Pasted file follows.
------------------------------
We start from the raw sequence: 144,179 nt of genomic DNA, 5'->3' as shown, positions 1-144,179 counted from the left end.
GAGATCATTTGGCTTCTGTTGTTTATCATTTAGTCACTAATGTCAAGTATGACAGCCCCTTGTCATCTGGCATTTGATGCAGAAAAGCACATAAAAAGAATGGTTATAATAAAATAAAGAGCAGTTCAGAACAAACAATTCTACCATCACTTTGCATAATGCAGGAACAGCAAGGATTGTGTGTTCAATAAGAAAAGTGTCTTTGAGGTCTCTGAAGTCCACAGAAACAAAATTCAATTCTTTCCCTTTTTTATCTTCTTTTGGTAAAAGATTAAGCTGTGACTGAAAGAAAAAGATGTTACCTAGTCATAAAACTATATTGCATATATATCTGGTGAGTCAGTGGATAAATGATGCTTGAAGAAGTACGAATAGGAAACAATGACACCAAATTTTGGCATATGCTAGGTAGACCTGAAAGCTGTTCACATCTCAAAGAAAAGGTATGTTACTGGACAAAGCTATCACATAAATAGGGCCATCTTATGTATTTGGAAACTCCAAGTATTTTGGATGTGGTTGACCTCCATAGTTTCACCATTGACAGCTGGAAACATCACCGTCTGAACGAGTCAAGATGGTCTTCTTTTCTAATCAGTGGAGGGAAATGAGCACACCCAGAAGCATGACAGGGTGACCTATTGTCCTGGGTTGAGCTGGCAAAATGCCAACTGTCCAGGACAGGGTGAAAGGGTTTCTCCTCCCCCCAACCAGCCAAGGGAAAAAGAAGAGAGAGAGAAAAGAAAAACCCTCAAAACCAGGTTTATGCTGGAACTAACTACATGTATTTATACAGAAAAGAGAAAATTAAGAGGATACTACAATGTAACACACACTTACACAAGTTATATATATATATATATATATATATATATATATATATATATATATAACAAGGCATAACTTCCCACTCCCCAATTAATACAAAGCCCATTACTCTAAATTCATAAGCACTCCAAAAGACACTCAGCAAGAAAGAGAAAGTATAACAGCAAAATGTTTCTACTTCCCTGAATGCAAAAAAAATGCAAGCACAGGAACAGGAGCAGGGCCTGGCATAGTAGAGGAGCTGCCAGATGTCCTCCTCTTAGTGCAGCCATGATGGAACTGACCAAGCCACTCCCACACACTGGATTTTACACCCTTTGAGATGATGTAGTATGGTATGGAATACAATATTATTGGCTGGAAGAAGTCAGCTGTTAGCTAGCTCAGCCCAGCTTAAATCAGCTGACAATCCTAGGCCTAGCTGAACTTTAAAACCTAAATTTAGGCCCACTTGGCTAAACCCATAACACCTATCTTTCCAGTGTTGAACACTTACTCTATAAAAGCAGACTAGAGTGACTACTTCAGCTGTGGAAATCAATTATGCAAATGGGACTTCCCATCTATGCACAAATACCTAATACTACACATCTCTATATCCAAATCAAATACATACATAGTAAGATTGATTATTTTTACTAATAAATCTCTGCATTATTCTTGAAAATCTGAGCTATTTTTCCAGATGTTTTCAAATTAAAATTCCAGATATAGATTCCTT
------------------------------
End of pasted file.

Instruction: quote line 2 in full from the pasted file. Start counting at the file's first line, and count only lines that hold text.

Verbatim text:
GAGATCATTTGGCTTCTGTTGTTTATCATTTAGTCACTAATGTCAAGTATGACAGCCCCTTGTCATCTGGCATTTGATGCAGAAAAGCACATAAAAAGAATGGTTATAATAAAATAAAGAGCAGTTCAGAACAAACAATTCTACCATCACTTTGCATAATGCAGGAACAGCAAGGATTGTGTGTTCAATAAGAAAAGTGTCTTTGAGGTCTCTGAAGTCCACAGAAACAAAATTCAATTCTTTCCCTTTTTTATCTTCTTTTGGTAAAAGATTAAGCTGTGACTGAAAGAAAAAGATGTTACCTAGTCATAAAACTATATTGCATATATATCTGGTGAGTCAGTGGATAAATGATGCTTGAAGAAGTACGAATAGGAAACAATGACACCAAATTTTGGCATATGCTAGGTAGACCTGAAAGCTGTTCACATCTCAAAGAAAAGGTATGTTACTGGACAAAGCTATCACATAAATAGGGCCATCTTATGTATTTGGAAACTCCAAGTATTTTGGATGTGGTTGACCTCCATAGTTTCACCATTGACAGCTGGAAACATCACCGTCTGAACGAGTCAAGATGGTCTTCTTTTCTAATCAGTGGAGGGAAATGAGCACACCCAGAAGCATGACAGGGTGACCTATTGTCCTGGGTTGAGCTGGCAAAATGCCAACTGTCCAGGACAGGGTGAAAGGGTTTCTCCTCCCCCCAACCAGCCAAGGGAAAAAGAAGAGAGAGAGAAAAGAAAAACCCTCAAAACCAGGTTTATGCTGGAACTAACTACATGTATTTATACAGAAAAGAGAAAATTAAGAGGATACTACAATGTAACACACACTTACACAAGTTATATATATATATATATATATATATATATATATATATATATATATAACAAGGCATAACTTCCCACTCCCCAATTAATACAAAGCCCATTACTCTAAATTCATAAGCACTCCAAAAGACACTCAGCAAGAAAGAGAAAGTATAACAGCAAAATGTTTCTACTTCCCTGAATGCAAAAAAAATGCAAGCACAGGAACAGGAGCAGGGCCTGGCATAGTAGAGGAGCTGCCAGATGTCCTCCTCTTAGTGCAGCCATGATGGAACTGACCAAGCCACTCCCACACACTGGATTTTACACCCTTTGAGATGATGTAGTATGGTATGGAATACAATATTATTGGCTGGAAGAAGTCAGCTGTTAGCTAGCTCAGCCCAGCTTAAATCAGCTGACAATCCTAGGCCTAGCTGAACTTTAAAACCTAAATTTAGGCCCACTTGGCTAAACCCATAACACCTATCTTTCCAGTGTTGAACACTTACTCTATAAAAGCAGACTAGAGTGACTACTTCAGCTGTGGAAATCAATTATGCAAATGGGACTTCCCATCTATGCACAAATACCTAATACTACACATCTCTATATCCAAATCAAATACATACATAGTAAGATTGATTATTTTTACTAATAAATCTCTGCATTATTCTTGAAAATCTGAGCTATTTTTCCAGATGTTTTCAAATTAAAATTCCAGATATAGATTCCTT